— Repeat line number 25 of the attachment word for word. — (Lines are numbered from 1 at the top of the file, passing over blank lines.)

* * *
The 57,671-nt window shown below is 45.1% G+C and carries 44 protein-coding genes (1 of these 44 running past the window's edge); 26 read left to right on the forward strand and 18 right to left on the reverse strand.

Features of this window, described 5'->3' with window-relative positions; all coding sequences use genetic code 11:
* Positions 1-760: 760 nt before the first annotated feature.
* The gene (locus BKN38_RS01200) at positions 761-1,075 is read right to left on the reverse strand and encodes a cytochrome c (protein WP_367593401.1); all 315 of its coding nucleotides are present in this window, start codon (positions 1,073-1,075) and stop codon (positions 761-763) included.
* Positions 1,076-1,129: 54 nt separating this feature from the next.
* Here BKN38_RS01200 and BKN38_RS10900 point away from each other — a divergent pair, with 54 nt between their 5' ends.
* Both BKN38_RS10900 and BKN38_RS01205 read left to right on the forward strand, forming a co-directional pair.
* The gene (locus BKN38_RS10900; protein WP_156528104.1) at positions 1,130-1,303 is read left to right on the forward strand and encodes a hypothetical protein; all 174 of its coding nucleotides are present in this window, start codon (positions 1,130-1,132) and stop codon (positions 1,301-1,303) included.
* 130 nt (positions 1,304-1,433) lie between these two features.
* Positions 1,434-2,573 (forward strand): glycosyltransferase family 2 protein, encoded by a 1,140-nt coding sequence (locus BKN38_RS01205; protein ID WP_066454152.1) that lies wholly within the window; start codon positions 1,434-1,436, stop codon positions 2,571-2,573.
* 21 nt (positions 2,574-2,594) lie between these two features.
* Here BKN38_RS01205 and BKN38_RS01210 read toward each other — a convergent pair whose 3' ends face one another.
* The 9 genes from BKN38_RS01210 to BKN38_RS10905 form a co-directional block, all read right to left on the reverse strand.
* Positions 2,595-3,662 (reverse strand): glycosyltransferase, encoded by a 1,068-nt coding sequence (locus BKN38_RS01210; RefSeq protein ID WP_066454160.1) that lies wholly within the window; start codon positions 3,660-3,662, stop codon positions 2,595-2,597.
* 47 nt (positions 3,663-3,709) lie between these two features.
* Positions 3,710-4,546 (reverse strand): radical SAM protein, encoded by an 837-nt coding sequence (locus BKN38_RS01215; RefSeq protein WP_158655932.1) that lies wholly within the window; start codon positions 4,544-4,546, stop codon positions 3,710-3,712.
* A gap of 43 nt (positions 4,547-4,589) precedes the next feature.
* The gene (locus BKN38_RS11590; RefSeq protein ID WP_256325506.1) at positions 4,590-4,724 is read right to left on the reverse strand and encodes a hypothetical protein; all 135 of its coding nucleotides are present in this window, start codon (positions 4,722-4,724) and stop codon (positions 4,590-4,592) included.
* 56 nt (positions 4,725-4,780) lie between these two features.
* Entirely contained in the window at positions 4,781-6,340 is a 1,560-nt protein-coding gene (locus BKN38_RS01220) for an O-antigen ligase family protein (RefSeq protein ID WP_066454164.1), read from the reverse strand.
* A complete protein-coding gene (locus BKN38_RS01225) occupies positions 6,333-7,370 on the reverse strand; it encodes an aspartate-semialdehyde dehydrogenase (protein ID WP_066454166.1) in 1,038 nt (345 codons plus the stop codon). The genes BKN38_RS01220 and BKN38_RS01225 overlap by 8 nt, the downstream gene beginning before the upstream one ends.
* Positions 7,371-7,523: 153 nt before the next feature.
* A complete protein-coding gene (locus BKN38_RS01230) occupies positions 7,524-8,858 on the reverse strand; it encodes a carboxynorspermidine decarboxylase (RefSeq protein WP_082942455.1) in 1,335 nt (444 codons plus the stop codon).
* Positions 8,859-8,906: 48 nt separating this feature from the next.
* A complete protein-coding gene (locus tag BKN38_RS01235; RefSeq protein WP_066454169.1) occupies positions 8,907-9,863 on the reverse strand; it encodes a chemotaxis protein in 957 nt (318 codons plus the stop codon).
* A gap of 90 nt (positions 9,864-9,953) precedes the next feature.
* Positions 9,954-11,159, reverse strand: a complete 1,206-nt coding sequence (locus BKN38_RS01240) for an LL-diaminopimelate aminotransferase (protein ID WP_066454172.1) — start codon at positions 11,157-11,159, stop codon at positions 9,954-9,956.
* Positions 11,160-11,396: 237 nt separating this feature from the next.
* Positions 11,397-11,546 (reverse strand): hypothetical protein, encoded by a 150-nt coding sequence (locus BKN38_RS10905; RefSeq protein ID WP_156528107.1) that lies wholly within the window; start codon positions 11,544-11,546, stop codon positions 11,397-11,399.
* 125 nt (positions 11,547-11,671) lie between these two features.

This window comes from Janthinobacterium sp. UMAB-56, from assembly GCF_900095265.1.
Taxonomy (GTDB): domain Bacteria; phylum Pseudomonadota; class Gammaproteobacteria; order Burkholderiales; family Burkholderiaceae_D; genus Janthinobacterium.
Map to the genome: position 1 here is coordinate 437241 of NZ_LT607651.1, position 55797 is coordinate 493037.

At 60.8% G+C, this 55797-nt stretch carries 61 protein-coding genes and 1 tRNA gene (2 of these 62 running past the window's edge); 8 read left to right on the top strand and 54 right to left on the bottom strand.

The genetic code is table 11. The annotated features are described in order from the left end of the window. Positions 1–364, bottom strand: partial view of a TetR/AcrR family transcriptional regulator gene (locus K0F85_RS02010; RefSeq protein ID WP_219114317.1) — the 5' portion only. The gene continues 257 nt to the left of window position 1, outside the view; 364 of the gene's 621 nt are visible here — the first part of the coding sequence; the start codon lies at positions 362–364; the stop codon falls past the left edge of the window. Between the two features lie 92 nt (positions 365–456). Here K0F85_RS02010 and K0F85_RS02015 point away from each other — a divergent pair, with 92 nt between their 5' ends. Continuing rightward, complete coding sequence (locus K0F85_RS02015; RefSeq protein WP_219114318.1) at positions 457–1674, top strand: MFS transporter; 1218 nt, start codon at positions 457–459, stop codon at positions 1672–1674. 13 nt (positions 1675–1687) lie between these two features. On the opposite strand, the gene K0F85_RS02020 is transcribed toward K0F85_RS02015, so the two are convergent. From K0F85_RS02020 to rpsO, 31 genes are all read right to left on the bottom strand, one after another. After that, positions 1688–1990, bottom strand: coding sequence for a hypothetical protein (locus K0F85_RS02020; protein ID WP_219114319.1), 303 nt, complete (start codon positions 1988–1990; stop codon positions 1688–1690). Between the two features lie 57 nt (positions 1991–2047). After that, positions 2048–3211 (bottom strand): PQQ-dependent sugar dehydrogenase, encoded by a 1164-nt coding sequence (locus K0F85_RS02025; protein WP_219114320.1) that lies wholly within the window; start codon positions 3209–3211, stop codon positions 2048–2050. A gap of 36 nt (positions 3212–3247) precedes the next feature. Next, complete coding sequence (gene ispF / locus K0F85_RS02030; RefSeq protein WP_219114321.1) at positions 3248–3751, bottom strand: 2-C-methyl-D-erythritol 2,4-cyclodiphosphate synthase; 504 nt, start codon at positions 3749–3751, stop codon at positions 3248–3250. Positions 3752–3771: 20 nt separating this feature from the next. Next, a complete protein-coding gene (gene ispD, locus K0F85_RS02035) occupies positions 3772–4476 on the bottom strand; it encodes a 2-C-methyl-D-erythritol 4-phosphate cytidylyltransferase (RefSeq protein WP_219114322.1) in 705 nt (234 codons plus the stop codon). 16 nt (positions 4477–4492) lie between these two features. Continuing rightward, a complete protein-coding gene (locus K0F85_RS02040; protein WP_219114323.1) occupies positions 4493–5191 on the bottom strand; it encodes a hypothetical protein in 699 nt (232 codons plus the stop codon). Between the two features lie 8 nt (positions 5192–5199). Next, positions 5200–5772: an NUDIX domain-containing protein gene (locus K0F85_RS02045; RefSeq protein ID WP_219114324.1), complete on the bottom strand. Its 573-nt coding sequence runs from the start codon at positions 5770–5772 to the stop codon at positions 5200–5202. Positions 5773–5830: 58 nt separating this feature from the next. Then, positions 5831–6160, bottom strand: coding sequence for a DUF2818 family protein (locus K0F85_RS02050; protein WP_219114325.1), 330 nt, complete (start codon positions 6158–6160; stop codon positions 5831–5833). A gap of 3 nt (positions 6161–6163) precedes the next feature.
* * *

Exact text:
* A complete protein-coding gene (locus tag BKN38_RS01235; RefSeq protein WP_066454169.1) occupies positions 8,907-9,863 on the reverse strand; it encodes a chemotaxis protein in 957 nt (318 codons plus the stop codon).